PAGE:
"A lot of overweight people frankly. A lot of standing around in circles with no clothes on. Surprisingly boring but perverse at the same time. I found that part interesting."

What's the most memorable thing you ever gave him.

"Once, I woke him up at 3 a.m. by playing opera out of a boom box as loud as I could. He hates opera."

She was clearly reliving the thrill.

What opera?

"Boris Gudonov. Mussorgsky's noisiest, if you know it. It was between that and anything sung by Gertrude Grob-Prandl. I think she's considered one of the loudest opera singers of the 20th Century. I literally put right the box right next to his ear."

It occurred to me that despite her wild imagination this might not be the ideal wife.

"But that wasn't the surprise," she went on. "Then I blindfolded him and drove him up to Napa for a balloon ride. But on the way up I almost ran over a dear and when we got there the event was cancelled. It was a bad end but still memorable."

Ten minutes had passed. One of the girls at the front desk told us we could leave. We went up to sign out. Before being given a check we had to show some proof that we had given to a favorite charity — a magnet to put on the frig, a thank you card.

It was at this point that the woman dug into her PBS tote bag and drew out a bloody arm. It was in a shirt sleeve, buttoned at the wrist. From a small man clearly. With stubby fingers and a wedding ring.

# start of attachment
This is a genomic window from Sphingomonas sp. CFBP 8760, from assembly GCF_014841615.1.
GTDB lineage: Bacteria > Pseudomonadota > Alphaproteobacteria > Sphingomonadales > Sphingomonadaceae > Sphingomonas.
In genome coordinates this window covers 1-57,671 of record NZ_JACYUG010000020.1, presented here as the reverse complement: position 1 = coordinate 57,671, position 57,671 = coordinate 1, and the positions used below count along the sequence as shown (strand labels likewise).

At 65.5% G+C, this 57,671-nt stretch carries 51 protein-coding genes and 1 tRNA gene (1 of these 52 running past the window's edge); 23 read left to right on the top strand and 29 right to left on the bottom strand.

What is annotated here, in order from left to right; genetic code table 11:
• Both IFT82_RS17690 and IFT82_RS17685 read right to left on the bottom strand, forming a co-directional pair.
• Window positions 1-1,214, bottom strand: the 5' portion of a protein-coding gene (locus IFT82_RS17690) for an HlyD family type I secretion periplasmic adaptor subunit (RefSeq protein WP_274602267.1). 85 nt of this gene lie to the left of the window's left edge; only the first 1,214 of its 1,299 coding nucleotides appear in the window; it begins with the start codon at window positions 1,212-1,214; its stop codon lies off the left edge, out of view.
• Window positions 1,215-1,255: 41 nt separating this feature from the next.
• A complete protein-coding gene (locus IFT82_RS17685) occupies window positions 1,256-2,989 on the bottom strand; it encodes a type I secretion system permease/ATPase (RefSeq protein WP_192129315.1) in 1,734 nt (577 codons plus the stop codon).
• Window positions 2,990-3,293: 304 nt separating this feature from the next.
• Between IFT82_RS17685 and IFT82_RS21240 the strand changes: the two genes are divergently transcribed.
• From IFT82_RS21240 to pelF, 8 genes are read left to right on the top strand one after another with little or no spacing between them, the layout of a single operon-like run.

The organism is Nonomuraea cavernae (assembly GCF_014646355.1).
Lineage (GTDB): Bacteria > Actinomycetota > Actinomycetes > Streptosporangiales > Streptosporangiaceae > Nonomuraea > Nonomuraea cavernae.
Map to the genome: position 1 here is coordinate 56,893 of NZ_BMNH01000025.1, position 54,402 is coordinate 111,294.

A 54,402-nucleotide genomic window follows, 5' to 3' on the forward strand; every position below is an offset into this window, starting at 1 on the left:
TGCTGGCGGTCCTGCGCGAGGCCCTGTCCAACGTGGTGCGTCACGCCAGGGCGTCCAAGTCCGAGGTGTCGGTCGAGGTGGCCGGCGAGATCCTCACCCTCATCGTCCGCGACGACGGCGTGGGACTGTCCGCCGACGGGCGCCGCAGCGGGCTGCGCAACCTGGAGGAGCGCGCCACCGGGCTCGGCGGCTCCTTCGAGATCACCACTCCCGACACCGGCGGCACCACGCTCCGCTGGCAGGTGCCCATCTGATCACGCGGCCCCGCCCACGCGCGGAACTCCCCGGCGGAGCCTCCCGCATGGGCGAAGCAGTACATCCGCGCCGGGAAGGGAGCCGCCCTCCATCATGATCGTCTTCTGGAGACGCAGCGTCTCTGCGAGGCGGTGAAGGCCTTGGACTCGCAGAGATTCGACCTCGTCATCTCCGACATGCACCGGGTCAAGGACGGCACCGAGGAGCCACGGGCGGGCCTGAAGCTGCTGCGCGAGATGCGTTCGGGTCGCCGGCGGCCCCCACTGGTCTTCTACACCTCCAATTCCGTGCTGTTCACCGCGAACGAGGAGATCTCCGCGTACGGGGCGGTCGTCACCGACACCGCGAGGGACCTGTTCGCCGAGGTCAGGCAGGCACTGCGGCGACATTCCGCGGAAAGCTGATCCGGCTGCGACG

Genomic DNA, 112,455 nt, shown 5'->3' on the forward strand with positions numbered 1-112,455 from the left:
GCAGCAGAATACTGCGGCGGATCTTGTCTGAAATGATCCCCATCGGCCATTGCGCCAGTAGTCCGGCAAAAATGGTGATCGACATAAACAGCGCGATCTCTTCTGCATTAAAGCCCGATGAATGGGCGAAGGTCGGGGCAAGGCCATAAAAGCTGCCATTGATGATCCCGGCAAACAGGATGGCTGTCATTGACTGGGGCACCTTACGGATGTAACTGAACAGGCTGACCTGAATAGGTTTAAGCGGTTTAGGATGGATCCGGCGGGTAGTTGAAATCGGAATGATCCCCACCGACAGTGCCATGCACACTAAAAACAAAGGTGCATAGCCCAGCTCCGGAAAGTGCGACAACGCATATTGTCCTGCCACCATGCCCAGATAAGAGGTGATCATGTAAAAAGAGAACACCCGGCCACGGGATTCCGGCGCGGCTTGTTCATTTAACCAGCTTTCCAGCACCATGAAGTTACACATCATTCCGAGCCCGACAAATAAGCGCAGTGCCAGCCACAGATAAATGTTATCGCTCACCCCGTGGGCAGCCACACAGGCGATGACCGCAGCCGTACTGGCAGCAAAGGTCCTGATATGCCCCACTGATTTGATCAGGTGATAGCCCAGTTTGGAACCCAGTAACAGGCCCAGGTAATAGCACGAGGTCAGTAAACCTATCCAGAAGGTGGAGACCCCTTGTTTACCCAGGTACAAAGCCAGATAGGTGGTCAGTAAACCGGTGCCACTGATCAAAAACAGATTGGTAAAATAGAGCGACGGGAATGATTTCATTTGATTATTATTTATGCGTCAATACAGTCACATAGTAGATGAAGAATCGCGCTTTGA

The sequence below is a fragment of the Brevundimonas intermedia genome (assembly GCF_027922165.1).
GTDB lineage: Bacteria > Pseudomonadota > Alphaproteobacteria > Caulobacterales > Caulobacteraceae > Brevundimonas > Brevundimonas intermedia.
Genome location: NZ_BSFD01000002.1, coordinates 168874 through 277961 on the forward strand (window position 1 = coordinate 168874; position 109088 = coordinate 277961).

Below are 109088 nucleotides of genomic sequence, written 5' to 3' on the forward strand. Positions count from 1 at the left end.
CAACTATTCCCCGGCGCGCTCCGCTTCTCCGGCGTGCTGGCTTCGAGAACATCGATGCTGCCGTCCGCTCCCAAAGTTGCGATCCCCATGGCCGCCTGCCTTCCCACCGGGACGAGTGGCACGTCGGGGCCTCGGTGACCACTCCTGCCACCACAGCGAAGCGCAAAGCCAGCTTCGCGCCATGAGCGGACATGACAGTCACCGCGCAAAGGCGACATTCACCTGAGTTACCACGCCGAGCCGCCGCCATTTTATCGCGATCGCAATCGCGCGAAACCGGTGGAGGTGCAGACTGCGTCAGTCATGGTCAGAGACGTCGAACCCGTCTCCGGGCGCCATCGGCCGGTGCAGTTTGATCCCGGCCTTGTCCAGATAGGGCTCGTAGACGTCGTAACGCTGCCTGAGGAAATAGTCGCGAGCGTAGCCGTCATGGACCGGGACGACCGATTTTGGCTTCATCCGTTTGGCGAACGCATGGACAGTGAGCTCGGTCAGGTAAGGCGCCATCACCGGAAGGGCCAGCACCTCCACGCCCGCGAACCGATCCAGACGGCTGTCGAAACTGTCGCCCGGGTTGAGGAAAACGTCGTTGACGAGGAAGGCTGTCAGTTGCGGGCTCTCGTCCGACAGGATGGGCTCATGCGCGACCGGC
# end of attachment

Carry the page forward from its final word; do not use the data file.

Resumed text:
"Will this do?" the woman asked. One of the girls behind the desk fell out of her chair.

I had to look at this arm for a long time to realize it was rubber. It even had an odd smell. The blood stains in the shirt where the arm would have been torn from the shoulder were particularly life-like.

"My favorite charity is Doctors Without Borders," said the woman.

We took our checks and got on the elevator.

What do you do for a living, I asked.

"I was a kindergarten teacher for 30 years. Now, I'm just a housewife."

Not just, I said.

"No, not just," she replied, standing in the elevator looking up at the ceiling, the bloody fingers reaching out of her bag.

Apr 16, 2011

Apr 3, 2011

This may have happened to us. It could have. I just don't know. The last thing I remember is arriving at the Clarion Hotel on Sisk Rd. in Modesto around 1 p.m. Three of us. In driving rain. The hotel was empty, dark. Steel plates around every door lock, low ceilings, some of the acoustic panels coming loose, Cinny the sinecure behind the front desk, and then a single figure standing absolutely still in the indoor pool. Turn of the Screw, I thought later. And then the crooked-scent of Pall Malls off the carpets, the snuff-like effect of fresh skid: 50 years of tobacco, sucrose, Propylene Glycol, Glycerol, Licorice extract, Diammonium Phosphate, Ammonium Hydroxide, Cocoa, Carob Bean, and all the artificial flavors. The place had the atmosphere of a minimum security prison; three pools notwithstanding.

In the old days, when Ronald Reagan was acting emperor-in-chief, this was a Red Lion Inn and a swinger's paradise. Well-to-do farmers lounged in the indoor pool listening to Dean Martin, watching Jetson reruns, dreaming of Marilyn Chambers while the lettuce pickers hummed Steinbeck.